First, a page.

The molecules at its neck can be analogized to the spherical ball at “b”, which in the illustration is evidently being pushed, to the farthest possible point, towards the position of “a” so that it will be able to get what its heart desires. As soon as it succeeds in getting the leaves, it begins to relax its neck to its original position. The question now is, “Will it be possible for all of its molecules to really return to their original position?” The answer is “no!”. The molecules will be able to return to a position that is only almost their original position (not exactly where they originally were), only if the giraffe does not let its neck remain stretched on and on.
In this way, with the help of the earth’s gravity, the molecules at the neck can get back to their “original position”. However, if the giraffe lets its neck remain stretched continuously, the molecules will find themselves positioned as shown in illustration 3, such that even with a space of only one Angstrom apart per day during its evolutionary journey, the resulting giraffe will be one with a very long neck. This is a result of its descendants’ inheriting the “x” space apart, even if this can be only as minute as one Angstrom. Certainly it is difficult for us to see such a space even after 100,000 generations later.
The explanations for Illustration 5 are somewhat similar to those concerning the elongation of the tail of an animal.
The neck of the giraffe which originally is in a position as shown by A, later takes a position as depicted by B, i.e. at the time when the giraffe elongates its neck to reach the fruit.
Consequently there occur spaces between these molecules, though at irregular intervals. As soon as the animal stops its forward movement, these molecules return to their original position, though not quite precisely at their original spots.
In the illustration, the row of molecules, which originally resembles that as shown in 5A, becomes like what is shown in B as a result of the giraffe’s stretching its neck and then relaxing it again.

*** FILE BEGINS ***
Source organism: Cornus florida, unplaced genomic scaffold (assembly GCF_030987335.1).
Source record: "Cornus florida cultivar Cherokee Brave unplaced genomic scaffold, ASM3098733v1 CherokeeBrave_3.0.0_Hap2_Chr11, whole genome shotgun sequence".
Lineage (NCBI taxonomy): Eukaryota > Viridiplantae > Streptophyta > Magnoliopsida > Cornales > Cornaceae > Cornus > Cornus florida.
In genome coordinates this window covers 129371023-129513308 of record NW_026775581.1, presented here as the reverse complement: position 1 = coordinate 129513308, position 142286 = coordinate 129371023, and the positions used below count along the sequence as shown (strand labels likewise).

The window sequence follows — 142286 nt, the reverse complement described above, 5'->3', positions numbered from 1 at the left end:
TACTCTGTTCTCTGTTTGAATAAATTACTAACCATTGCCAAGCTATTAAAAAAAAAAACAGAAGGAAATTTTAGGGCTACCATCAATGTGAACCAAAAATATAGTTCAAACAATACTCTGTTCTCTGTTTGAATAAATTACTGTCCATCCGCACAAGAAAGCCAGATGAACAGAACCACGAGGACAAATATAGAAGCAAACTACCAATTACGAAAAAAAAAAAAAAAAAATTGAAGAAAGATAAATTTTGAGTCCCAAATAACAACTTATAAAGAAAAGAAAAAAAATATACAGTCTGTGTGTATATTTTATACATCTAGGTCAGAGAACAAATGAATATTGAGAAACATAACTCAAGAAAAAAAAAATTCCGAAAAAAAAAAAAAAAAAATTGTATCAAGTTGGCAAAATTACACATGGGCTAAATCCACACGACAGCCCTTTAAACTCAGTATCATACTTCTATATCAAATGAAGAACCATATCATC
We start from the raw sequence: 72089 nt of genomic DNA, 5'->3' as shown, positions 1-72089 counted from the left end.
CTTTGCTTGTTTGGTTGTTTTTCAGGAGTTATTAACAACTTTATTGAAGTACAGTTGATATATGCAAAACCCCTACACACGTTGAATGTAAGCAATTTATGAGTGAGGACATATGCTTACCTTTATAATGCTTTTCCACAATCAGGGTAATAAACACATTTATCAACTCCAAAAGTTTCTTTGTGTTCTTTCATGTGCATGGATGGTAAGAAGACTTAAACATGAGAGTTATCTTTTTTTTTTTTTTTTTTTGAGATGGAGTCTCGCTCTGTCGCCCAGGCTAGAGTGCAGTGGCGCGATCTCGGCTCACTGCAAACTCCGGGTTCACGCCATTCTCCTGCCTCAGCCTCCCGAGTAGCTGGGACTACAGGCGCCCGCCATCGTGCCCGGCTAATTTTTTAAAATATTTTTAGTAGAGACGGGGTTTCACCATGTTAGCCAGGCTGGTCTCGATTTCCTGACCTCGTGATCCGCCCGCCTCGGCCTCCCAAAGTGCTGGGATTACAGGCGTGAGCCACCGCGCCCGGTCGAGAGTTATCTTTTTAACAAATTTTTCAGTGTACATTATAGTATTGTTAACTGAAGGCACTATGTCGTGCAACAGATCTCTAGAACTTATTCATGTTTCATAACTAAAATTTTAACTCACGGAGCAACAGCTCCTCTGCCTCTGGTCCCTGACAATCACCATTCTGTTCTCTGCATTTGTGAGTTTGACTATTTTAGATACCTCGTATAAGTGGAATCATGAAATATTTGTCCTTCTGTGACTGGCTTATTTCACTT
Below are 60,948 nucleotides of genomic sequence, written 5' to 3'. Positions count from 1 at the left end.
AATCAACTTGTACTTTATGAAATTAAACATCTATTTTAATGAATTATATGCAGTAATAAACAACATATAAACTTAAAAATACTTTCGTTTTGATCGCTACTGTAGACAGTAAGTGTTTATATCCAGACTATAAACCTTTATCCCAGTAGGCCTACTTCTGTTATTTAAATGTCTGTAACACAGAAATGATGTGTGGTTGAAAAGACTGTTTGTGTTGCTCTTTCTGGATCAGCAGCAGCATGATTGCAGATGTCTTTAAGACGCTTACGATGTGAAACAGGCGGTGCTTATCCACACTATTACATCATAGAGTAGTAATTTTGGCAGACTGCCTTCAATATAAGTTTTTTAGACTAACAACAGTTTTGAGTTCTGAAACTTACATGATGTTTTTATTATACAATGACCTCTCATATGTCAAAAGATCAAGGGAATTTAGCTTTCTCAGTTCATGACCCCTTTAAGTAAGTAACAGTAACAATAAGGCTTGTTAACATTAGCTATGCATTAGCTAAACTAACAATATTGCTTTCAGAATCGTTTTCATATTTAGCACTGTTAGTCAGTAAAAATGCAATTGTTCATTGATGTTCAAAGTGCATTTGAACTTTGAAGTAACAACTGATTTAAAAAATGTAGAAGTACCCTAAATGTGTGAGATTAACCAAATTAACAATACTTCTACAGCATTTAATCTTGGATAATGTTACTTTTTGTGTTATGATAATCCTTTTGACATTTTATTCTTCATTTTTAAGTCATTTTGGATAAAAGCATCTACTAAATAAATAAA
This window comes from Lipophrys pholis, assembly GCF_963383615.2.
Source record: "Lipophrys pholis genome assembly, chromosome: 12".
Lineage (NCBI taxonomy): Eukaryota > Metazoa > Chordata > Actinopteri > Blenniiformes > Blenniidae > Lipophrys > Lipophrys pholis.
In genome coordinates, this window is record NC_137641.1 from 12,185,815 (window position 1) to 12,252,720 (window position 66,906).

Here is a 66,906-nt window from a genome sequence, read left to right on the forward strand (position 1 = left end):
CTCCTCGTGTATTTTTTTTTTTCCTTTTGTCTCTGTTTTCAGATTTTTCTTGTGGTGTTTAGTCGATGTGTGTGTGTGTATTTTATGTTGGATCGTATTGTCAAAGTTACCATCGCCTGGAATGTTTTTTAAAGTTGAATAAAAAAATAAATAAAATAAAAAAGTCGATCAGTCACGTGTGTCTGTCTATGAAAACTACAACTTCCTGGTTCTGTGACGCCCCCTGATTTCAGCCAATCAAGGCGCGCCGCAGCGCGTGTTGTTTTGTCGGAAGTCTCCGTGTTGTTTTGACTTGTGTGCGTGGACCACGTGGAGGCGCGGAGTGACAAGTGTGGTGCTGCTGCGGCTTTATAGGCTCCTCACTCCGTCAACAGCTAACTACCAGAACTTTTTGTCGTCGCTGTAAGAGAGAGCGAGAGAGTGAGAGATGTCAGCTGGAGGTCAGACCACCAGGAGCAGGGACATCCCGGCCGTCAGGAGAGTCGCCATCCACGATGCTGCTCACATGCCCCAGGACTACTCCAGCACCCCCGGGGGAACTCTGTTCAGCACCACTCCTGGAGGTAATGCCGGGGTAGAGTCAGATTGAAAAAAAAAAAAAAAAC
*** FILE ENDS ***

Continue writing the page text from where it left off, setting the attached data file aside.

The row of molecules tries to resume its 5A position but the best it could achieve is a position as shown in 5C, only because of the limitedness of its flexibility. There thus occurs a discrepancy in length between the row of molecules in 5A and that in 5C, though by only 1 Angstrom. Later, as soon as its condition becomes stable, 5C becomes the new 5A, which is longer by one Angstrom that the original 5A. Such elongation occurs continuously and repeatedly, is passed on to its descendants, and will become obvious only after hundreds of thousands of generations have passed.
Please keep in mind that the above calculation is based on the assumption that such elongation occurs only once a day at a rate of only 1 Angstrom. Now, what if it is assumed that 100 Angstrom of such elongation occurs in a day. Needless to say, the evolutionary process is accelerated.
Let’s go back to the calculations.
Now, if it is supposed that at each day the “x” is only 1 Angstrom, just imagine how significant the figure could be after millions of years of evolution. As 1 mm is equal to 10,000,000 Angstrom, a shift of just 1 Angstrom a day can result in x reaching 365 Angstrom a year. As such, after 100,000,000 years of evolution, the x may reach 36,500,000,000 Angstrom, which is equal to 3.650 mm or 3.65 meters.